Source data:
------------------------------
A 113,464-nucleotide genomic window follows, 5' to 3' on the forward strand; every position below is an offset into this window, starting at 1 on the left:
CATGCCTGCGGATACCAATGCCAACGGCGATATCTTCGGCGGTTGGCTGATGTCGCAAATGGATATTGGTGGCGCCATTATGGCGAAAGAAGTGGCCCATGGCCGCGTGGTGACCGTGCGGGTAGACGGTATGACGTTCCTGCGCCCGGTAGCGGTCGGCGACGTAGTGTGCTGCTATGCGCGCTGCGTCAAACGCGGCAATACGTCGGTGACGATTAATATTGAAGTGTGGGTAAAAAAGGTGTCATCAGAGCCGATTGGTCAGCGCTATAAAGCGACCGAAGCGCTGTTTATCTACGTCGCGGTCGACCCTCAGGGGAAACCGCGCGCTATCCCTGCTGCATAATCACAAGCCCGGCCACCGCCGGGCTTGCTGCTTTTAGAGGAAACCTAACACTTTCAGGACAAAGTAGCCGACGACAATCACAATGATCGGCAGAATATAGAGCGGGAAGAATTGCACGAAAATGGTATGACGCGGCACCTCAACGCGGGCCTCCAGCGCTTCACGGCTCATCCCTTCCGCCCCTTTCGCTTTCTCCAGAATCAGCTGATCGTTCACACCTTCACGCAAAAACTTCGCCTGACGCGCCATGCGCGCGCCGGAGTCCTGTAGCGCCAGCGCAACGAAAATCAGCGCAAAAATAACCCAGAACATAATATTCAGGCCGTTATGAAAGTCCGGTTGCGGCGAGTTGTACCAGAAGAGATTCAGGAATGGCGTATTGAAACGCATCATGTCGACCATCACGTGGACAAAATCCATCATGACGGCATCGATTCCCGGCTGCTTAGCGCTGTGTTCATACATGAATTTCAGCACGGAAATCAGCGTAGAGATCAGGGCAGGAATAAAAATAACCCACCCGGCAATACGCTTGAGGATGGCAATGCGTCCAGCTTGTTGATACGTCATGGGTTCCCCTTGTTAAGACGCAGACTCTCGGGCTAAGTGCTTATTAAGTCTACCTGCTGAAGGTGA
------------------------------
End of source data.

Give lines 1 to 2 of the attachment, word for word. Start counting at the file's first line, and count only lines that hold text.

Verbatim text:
A 113,464-nucleotide genomic window follows, 5' to 3' on the forward strand; every position below is an offset into this window, starting at 1 on the left:
CATGCCTGCGGATACCAATGCCAACGGCGATATCTTCGGCGGTTGGCTGATGTCGCAAATGGATATTGGTGGCGCCATTATGGCGAAAGAAGTGGCCCATGGCCGCGTGGTGACCGTGCGGGTAGACGGTATGACGTTCCTGCGCCCGGTAGCGGTCGGCGACGTAGTGTGCTGCTATGCGCGCTGCGTCAAACGCGGCAATACGTCGGTGACGATTAATATTGAAGTGTGGGTAAAAAAGGTGTCATCAGAGCCGATTGGTCAGCGCTATAAAGCGACCGAAGCGCTGTTTATCTACGTCGCGGTCGACCCTCAGGGGAAACCGCGCGCTATCCCTGCTGCATAATCACAAGCCCGGCCACCGCCGGGCTTGCTGCTTTTAGAGGAAACCTAACACTTTCAGGACAAAGTAGCCGACGACAATCACAATGATCGGCAGAATATAGAGCGGGAAGAATTGCACGAAAATGGTATGACGCGGCACCTCAACGCGGGCCTCCAGCGCTTCACGGCTCATCCCTTCCGCCCCTTTCGCTTTCTCCAGAATCAGCTGATCGTTCACACCTTCACGCAAAAACTTCGCCTGACGCGCCATGCGCGCGCCGGAGTCCTGTAGCGCCAGCGCAACGAAAATCAGCGCAAAAATAACCCAGAACATAATATTCAGGCCGTTATGAAAGTCCGGTTGCGGCGAGTTGTACCAGAAGAGATTCAGGAATGGCGTATTGAAACGCATCATGTCGACCATCACGTGGACAAAATCCATCATGACGGCATCGATTCCCGGCTGCTTAGCGCTGTGTTCATACATGAATTTCAGCACGGAAATCAGCGTAGAGATCAGGGCAGGAATAAAAATAACCCACCCGGCAATACGCTTGAGGATGGCAATGCGTCCAGCTTGTTGATACGTCATGGGTTCCCCTTGTTAAGACGCAGACTCTCGGGCTAAGTGCTTATTAAGTCTACCTGCTGAAGGTGA